What Does Compensability Mean for Your Workplace Accident in Virginia

On Behalf of | Apr 19, 2021 | Workers' Compensation |


We are often asked by prospective clients why their workers’ compensation clam was denied and most of the time it involves the issue of compensability.  People often assume that because they are injured at work then they are automatically entitled to workers’ compensation benefits.  This is simply not the case.  Although the overwhelming majority of workplace accidents will entitle workers to benefits under the Virginia Workers’ Compensation Act, there are a number of workplace accidents that simply will not be compensable.

So what does it mean to have a compensable workplace accident?  A workplace accident is compensable if the injury “arises out of” the risk associated with the work and is sufficiently discreet in temporal precision meaning that the injury has to be sudden and cannot be the result of repetitive movements.  We often see workers who have an injury that is clearly related to the work but it is often the result of repetitive actions such as lifting heavy boxes or continuously moving a body party over an extended period of time in such a way as to induce injury.  In other cases, we see that the injury was sudden but the injury did not “arise out of” the employment meaning that the injury is not related to the risk associated with the work such as tripping over a rug in an office or a workplace altercation with a co-worker.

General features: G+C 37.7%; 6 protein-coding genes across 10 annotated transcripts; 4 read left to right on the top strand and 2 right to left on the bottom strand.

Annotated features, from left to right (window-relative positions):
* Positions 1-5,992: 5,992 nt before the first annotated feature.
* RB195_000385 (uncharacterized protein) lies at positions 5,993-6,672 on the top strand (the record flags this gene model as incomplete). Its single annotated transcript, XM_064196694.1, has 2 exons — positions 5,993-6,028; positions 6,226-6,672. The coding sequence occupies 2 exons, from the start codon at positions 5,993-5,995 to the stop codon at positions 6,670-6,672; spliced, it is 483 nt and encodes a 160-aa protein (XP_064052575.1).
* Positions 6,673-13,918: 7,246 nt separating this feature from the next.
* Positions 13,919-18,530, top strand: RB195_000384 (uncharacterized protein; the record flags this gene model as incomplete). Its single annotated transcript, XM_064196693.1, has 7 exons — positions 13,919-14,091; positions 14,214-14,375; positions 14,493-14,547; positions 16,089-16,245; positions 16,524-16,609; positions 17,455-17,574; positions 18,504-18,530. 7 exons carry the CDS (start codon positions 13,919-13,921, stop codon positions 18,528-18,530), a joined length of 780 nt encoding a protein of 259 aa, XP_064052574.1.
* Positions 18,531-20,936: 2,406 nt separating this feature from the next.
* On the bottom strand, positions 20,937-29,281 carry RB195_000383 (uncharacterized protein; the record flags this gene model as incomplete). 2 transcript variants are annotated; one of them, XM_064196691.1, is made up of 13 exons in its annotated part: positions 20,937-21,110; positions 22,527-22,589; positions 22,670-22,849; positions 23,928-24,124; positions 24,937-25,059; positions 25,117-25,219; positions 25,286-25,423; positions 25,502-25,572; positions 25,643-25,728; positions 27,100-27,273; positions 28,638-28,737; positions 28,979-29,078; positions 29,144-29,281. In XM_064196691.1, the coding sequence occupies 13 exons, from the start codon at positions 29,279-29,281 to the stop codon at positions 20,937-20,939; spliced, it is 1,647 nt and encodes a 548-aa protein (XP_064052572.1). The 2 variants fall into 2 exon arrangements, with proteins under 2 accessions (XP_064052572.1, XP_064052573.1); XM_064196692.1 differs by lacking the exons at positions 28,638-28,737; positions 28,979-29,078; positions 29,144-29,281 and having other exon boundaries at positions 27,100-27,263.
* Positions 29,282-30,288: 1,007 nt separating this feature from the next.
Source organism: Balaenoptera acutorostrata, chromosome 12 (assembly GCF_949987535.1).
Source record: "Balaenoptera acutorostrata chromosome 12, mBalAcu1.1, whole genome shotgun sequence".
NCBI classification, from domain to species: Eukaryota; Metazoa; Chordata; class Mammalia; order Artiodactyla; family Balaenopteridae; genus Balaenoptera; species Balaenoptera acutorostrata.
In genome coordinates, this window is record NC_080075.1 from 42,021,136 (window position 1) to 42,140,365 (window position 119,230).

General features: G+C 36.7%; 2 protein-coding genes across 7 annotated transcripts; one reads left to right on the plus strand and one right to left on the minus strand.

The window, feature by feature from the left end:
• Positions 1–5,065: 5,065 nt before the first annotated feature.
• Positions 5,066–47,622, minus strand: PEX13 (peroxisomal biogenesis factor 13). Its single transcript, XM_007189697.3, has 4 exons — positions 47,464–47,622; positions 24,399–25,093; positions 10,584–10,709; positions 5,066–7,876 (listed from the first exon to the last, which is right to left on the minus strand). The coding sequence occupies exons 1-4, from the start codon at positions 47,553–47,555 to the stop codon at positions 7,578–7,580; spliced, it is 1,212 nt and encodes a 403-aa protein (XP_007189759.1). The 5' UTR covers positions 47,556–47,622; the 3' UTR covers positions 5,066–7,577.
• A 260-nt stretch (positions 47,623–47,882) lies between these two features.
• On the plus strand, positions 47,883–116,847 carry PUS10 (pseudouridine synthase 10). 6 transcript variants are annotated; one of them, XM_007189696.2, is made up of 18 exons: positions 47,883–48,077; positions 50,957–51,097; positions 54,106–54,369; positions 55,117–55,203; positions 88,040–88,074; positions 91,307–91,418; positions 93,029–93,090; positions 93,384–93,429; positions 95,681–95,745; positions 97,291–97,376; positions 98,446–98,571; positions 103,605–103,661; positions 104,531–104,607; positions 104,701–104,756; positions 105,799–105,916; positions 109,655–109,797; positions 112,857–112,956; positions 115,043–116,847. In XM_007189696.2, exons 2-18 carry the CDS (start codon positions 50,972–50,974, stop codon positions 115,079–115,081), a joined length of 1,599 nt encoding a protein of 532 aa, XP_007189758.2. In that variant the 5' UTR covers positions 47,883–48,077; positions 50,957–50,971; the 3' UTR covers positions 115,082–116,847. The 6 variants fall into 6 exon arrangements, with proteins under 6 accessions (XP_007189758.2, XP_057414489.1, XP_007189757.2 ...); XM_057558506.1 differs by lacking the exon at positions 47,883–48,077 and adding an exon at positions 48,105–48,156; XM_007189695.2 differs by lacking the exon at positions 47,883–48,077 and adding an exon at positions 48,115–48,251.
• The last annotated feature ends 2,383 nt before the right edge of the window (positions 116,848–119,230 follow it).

So this may all seem self-explanatory but what does it really all mean?  First, an injury arises out of the employment when “there is apparent to the rational mind upon consideration of all the circumstances, a causal connection between the conditions under which the work is required to be performed and the resulting injury.”  County of Chesterfield v. Johnson, 237 Va. 180 (1989).  In other words, a condition of the workplace must cause or contribute to the injury.  Second, the injury must be certain in time or “sufficiently bounded by rigid temporal precision.”  In other words, the injury must be reasonably certain in time and place and cannot be an injury that occurred over a period of time.  We have seen exceptions to this requirement particularly in law enforcement training cases where the law enforcement officer is required to engage in assaultive type training over the course of several hours and is injured a result.  Recent cases have determined that this training is so unique so as to not require the exact time of the injury be proven.  But, these are still exceptions and not the rule.

So what does this mean for your case?  As stated earlier, the majority of workers’ compensation claims are going to found to be compensable.  However, if your case has been denied on the basis of compensability then this is the framework upon which it will ultimately be evaluated.

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